"This new program represents a visionary approach to CFS research that has applications for many fields of science," says Dr. Suzanne Vernon, who will lead the program as the CFIDS Association's new scientific director. "There has been tremendous progress made by CFS researchers around the world in the last decade, and we now understand an enormous amount about the pathophysiology of CFS, and about the body systems that are broken or altered by this disease. But what is lacking is a mechanism for sharing this progress and information not only among investigators spread out across the globe who are working in disparate fields, but among health care professionals and patients."

Vernon, who has 17 years of experience as a microbiologist at the Centers for Disease Control and Prevention (CDC), and who led the Molecular Epidemiology Program in the CDC's CFS research group from 1997 to 2007, says this mechanism isn't all that's been missing in the world of CFS science. A whole network is needed.

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Chronic Fatigue Syndrome name change plan moves forward

 

The CFS Name Change Advisory Board agrees to amend their earlier recommendations for a name to replace 'Chronic Fatigue Syndrome'.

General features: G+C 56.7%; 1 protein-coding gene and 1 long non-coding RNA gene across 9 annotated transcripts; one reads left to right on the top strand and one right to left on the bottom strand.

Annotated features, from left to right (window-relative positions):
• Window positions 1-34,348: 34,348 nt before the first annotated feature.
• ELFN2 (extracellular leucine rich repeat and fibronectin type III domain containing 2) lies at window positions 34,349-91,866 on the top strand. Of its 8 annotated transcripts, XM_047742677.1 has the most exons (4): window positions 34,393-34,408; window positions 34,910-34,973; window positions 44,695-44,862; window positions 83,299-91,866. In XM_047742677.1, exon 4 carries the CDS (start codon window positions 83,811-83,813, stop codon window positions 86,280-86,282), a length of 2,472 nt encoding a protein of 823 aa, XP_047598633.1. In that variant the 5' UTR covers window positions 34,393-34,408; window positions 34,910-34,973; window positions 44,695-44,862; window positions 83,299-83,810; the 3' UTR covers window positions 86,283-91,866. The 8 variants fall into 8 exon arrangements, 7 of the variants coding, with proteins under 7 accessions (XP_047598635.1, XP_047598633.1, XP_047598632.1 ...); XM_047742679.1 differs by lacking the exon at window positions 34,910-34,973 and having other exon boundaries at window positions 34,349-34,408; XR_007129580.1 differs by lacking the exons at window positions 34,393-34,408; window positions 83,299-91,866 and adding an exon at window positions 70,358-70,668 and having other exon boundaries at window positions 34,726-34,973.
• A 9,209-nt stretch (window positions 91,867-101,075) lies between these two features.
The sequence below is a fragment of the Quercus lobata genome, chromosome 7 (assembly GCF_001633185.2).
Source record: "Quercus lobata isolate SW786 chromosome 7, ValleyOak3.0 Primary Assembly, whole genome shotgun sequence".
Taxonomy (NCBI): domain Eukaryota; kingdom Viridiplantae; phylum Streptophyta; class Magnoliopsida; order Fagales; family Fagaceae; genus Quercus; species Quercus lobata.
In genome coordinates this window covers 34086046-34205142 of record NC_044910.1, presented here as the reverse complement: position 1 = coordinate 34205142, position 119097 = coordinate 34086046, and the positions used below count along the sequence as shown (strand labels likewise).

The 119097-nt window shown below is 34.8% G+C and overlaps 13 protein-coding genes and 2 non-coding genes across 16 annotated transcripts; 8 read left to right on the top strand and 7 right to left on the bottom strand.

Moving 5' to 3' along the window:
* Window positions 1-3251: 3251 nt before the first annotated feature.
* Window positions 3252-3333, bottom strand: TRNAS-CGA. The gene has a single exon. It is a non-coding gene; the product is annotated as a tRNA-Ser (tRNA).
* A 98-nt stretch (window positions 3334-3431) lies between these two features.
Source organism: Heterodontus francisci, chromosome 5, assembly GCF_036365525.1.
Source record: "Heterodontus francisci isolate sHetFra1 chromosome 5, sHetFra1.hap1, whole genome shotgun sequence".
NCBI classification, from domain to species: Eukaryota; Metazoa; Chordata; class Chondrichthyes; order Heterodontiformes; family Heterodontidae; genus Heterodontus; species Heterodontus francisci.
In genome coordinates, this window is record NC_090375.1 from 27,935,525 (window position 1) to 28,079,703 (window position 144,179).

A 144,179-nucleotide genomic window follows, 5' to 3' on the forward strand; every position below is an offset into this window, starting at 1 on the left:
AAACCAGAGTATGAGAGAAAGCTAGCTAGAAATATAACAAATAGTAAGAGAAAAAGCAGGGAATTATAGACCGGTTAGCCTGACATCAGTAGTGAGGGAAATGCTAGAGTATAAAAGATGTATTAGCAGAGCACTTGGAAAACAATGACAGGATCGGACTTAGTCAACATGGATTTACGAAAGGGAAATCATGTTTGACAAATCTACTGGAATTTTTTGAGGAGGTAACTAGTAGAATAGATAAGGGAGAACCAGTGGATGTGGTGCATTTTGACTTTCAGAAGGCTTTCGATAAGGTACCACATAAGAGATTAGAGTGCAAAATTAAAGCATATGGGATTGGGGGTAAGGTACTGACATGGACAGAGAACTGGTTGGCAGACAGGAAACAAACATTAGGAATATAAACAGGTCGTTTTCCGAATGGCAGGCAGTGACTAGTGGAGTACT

The CFS Name Change Advisory Board (NCAB) has now put forward their proposal that chronic fatigue syndrome (CFS) should be known as ME/CFS in the United States. The 'ME' part of the acronym will now stand for both 'Myalgic Encephalopathy' and 'Myalgic Encephalomyelitis'.

There had been disagreement previously when the name Myalgic Encephalopathy/CFS was proposed as many patients preferred Myalgic Encephalomyelitis. With ME/CFS the issue of whether to use  Myalgic Encephalopathy or Myalgic Encephalomyelitis is avoided completely.

The NCAB was formed with the aid of patients and advocates including Rich Carson, founder of ProHealth Inc/www.immunesupport.com and the man behind the Campaign for a Fair Name, in order to address problems arising from the illness being known as CFS in the US. This name has been used for almost 20 years but many have felt it trivializes what is a very serious condition and prevents proper recognition by medical professionals, politicians, as well as the public.